›› The “Right” Angle: The Flounder Fanatic (34- and 1 ½-ounce, www.bettstackle.net) comprises a lead disc molded with a specialized hook that protrudes nearly perpendicularly from one of the flat sides and then turns backward so the bend and the point lay parallel to the weight, and by extension, the bottom. Made for drifting, trolling or casting, this rig keeps everything tight and compact, but the real sweet point is that paralleling the bottom practically spoon-feeds the flounder with just the right angle for its sideways mouth.
A monofilament hook guard keeps the rig weedless, while a thin metal pin attached to the eye holds artificial in place. Beats also makes a Flounder Fanatic Jig that takes a standard Deadhead design and gives the head/eye a quarter turn.
This reef is home to a huge variety of fish, and lots of them are catchable and good table fare. That reef can be as deep as 100 feet in places and can be out of the water at low tide in other areas.
It’s easy to take the lower unit of your engine out on a shallow reef outcropping. When the animals die, the apartment houses remain and act as cover for fish and other marine growth.
Some coral formations look like fans growing up from the ocean floor. When you check out your chart, you will see that the water depth increases along the Florida Keys and Southeast coast as you move east.
That deeper water running inside the reef goes from Key West all the way north to Fort Lauderdale and beyond. It’s a great, mile-wide, protected pathway because, on a strong easterly flow of weather, the shallow reef protects the water and allows vessels to navigate in comparative calm.
Over the years numerous smaller cargo vessels used the Hawk Channel and in WWII, it was protection from German submarines. It’s these patches that hold the bigger sport fish that recreational and commercial anglers alike seek.
Black, gag and Nassau grouper, a variety of snapper, including mutton and yellowtail, porgies, and dogfish are all good to eat, fun to catch and live on the patch reefs. The bottom in the Hawk Channel is mostly sand or turtle grass, and it’s mostly flat.
Patch reefs stick up off that flat bottom sometimes as much as 15 to 20 feet. This round, up-cropping is full of nooks, crannies, and holes and is a perfect home for grouper and other bottom species.
I cast the rig with a live shrimp for bait so that it is on the bottom as close to the edge of the patch as I can get it. When the ballyhoo show up in the chum, I catch some of them with a small cane poll and use them for bait.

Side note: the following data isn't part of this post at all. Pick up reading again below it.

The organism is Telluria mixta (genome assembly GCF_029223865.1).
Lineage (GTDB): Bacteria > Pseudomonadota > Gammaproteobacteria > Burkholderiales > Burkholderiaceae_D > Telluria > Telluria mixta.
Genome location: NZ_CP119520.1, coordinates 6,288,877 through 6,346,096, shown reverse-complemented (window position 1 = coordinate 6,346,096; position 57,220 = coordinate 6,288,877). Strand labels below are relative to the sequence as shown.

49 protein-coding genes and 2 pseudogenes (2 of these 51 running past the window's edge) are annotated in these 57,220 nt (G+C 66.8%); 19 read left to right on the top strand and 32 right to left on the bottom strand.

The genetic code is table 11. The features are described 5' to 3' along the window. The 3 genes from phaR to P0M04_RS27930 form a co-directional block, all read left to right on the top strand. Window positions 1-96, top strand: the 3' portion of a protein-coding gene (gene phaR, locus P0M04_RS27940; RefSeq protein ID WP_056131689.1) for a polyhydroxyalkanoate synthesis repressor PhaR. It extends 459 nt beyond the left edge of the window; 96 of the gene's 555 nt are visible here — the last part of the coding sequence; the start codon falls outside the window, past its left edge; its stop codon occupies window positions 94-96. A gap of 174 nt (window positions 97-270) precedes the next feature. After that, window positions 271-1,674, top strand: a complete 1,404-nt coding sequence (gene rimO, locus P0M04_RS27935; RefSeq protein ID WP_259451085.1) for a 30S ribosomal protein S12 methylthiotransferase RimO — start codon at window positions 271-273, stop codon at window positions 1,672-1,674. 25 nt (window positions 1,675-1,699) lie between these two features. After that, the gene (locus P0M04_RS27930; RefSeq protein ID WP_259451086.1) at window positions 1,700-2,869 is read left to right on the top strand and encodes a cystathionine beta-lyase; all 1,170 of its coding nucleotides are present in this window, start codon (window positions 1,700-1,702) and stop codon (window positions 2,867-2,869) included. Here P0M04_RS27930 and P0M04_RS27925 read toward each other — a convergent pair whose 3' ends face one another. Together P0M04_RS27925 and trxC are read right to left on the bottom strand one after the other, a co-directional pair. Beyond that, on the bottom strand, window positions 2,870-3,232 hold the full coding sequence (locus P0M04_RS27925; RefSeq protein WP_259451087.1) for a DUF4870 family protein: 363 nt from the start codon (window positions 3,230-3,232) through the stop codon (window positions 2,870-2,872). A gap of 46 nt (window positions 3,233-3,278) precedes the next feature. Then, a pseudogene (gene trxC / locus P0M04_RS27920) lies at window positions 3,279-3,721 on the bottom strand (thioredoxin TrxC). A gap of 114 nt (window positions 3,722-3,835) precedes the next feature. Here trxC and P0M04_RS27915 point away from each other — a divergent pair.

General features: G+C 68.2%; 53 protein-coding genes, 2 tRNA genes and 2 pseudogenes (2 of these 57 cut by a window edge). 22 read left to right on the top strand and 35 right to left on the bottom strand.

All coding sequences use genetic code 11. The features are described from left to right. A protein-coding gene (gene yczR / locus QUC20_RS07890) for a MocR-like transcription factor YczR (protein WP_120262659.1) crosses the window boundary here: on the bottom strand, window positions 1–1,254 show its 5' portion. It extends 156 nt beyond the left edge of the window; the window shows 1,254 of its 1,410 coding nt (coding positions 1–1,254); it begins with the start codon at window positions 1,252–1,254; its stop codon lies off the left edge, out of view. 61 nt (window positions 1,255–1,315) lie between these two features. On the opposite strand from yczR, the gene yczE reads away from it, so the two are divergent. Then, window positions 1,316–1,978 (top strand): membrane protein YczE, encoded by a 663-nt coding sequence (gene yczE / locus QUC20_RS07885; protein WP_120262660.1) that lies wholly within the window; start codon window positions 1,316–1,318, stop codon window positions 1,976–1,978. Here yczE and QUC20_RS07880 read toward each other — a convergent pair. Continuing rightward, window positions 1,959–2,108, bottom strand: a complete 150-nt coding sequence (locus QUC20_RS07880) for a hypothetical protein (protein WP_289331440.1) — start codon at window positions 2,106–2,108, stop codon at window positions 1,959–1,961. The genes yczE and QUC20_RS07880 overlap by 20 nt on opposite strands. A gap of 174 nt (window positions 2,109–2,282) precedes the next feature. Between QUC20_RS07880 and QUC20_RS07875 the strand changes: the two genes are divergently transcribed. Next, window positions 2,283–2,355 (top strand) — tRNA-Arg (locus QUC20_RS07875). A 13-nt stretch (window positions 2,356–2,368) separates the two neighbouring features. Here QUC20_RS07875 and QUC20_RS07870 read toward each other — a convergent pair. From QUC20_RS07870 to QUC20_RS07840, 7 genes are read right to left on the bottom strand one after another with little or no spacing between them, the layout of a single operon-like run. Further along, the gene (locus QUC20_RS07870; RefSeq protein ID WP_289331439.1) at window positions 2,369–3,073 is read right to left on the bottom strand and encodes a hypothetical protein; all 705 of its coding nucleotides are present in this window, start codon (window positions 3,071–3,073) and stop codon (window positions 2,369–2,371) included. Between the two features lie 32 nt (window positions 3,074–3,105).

I’ll put a live ballyhoo on the bottom next to the patch reef. Keep what you plan to eat without freezing, and come back another day when you run out.
Catch and release is a good practice on these patch reefs, as it is anywhere in shallow water. Anglers in Florida recognize the grouper as a classic bottom fish and as a great catch for anyone who loves to fish.
The bank sinker should be attached to the 3-way swivel with 3 feet of 60lb mono using a perfection loop. Remember that when using live bait, be sure that the fish is rigged properly.
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A 113H special senator is fine but braid also allows you to lighten your tackle. I've got my Penn 706z filled with braid and several other spin fishers filled with braid and I grouper fish with all of them and it works great.
I would suggest at least 30lb rod, 80 lb braid line with 150lb leader(down to 50lb depending on water clarity), and the reel is personal choice. My favorite is my 20-something year old 113 Senators, just because that's one that my father passed down to me as a kid.
I also use this set-up and have been for years (I used to use mono main line and leader). Knocker rig w/ 60-100 # flour carbon leader (varies) I like to use live bait hooks unless I am in super deep water I'll use circle hooks....but looks like circle hooks will be mandatory on Florida reef fishing.
I have also been won over by braided line..... I use PowerPC 65#You can get this set up for right around $200 Offshorefisher7904-01-2013 06:14 Down in FL where I fish we use very heavy set up for Goliath groupers.
We use at least 125# main line with a leader that is equally strong. I use a Penn international 30W on a star rod 50-80 pound class.
We upgraded our gear because our regular grouper rods (80 pound braid) were not nearly enough to stop these big beasts. After some thought, and much research, I think I have an idea of how to set this reel up, please give me your opinions: my target is large Goliath, and I’m fishing in less than 80 foot of water here in Florida.